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Reproducibility of pacing profiles in elite swimmers.

TitelReproducibility of pacing profiles in elite swimmers.
MedientypJournal Article
Year of Publication2014
AutorenSkorski S, Faude O, Caviezel S, Meyer T
JournalInt J Sports Physiol Perform
Volume9
Problem2
Seitennummerierung217-25
Date Published2014 Mar
ISSN1555-0265
SchlüsselwörterAdult, Analysis of Variance, Competitive Behavior, Humans, Male, Physical Endurance, Reproducibility of Results, Swimming, Task Performance and Analysis, Time Factors, Young Adult
Zusammenfassung

PURPOSE: To analyze the reproducibility of pacing in elite swimmers during competitions and to compare heats and finals within 1 event.

METHODS: Finals and heats of 158 male swimmers (age 22.8 ± 2.9 y) from 29 nations were analyzed in 2 competitions (downloaded from swimrankings.net). Of these, 134 were listed in the world's top 50 in 2010; the remaining 24 were finalists of the Pan Pacific Games or European Championships. The level of both competitions for the analysis had to be at least national championships (7.7 ± 5.4 wk apart). Standard error of measurement expressed as percentage of the subject's mean score (CV) with 90% confidence limits (CL) for each 50-m split time and for total times were calculated. In addition, mixed general modeling was used to determine standard deviations between and within swimmers.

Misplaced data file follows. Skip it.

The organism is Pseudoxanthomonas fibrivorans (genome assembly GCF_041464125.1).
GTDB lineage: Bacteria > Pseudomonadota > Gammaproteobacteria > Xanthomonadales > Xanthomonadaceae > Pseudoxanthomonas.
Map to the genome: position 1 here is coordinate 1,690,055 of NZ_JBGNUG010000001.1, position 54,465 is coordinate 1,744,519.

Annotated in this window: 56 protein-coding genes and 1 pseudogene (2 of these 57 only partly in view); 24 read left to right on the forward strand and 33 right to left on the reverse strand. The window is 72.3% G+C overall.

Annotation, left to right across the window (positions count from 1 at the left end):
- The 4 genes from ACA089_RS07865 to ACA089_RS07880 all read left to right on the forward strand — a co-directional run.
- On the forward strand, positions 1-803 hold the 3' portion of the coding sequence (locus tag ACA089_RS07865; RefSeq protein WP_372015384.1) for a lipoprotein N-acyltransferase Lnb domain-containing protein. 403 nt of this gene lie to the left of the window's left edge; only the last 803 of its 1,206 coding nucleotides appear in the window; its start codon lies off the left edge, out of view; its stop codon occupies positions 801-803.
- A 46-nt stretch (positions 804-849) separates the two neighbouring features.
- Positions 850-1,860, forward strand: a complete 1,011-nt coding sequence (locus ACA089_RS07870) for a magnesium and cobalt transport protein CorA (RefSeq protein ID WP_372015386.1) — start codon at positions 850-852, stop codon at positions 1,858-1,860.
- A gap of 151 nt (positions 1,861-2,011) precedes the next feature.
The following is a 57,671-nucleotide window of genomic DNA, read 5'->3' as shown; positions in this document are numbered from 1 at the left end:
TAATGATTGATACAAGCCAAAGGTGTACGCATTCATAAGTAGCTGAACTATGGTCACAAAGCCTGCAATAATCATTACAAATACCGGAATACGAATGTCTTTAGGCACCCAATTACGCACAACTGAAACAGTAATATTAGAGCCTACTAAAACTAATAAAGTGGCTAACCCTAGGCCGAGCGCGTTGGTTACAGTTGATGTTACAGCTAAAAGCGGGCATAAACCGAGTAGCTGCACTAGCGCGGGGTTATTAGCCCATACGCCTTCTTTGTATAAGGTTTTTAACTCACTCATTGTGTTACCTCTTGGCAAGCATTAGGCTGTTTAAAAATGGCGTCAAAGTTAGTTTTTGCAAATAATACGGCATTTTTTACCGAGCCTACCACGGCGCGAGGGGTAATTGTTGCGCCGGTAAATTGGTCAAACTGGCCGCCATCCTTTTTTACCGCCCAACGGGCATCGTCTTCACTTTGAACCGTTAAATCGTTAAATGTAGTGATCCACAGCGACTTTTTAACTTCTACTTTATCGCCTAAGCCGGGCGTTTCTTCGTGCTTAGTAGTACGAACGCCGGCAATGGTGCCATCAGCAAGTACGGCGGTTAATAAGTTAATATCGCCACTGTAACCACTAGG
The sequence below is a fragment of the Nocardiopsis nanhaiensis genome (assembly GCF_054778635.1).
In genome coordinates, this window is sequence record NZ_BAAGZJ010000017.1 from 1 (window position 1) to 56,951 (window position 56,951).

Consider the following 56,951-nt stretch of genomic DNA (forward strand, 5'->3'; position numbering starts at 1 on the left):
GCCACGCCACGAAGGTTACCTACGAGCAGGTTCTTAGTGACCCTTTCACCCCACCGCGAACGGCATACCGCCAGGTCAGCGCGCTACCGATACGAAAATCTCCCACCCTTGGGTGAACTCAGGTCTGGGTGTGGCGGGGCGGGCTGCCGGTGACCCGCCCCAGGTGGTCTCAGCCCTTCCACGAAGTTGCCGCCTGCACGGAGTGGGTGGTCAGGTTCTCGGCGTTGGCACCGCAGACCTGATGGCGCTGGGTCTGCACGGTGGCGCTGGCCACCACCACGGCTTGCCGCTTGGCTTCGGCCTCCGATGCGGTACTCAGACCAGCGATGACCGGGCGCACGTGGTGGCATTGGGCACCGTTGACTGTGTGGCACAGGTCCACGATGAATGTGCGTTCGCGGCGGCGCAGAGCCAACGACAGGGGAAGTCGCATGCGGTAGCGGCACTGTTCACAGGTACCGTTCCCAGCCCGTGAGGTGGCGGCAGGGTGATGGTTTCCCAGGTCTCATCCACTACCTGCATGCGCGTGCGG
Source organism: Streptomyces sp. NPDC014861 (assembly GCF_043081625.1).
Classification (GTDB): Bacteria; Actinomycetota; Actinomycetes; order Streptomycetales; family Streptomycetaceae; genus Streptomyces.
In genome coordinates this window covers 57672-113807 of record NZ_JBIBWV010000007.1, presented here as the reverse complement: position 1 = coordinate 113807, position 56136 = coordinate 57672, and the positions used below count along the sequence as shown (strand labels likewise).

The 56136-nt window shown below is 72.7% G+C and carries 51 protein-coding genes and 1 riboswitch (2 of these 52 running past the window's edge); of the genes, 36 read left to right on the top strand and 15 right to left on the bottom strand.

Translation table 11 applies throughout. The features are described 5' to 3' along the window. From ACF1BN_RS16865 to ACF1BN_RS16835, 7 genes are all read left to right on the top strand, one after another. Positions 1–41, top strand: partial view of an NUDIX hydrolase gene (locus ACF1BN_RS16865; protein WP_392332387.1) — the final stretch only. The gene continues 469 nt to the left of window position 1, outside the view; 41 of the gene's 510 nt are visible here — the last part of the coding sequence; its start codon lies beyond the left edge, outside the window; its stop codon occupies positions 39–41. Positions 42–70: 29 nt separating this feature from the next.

RESULTS: CV for total time in finals ranged between 0.8% and 1.3% (CL 0.6-2.2%). Regarding split times, 200-m freestyle showed a consistent pacing over all split times (CV 0.9-1.6%). During butterfly, backstroke, and 400-m freestyle, CVs were low in the first 3 and 7 sections, respectively (CV 0.9-1.7%), with greater variability in the last section (1.9-2.2%). In breaststroke, values were higher in all sections (CV 1.2-2.3%). Within-subject SDs for changes between laps were between 0.9% and 2.6% in all finals. Split-time variability for finals and heats ranged between 0.9% and 2.5% (CL 0.3-4.9%).

CONCLUSION: Pacing profiles are consistent between different competitions. Variability of pacing seems to be a result of the within-subject variation rather than a result of different competitions.

DOI10.1123/ijspp.2012-0258
Alternate JournalInt J Sports Physiol Perform
PubMed ID23689199
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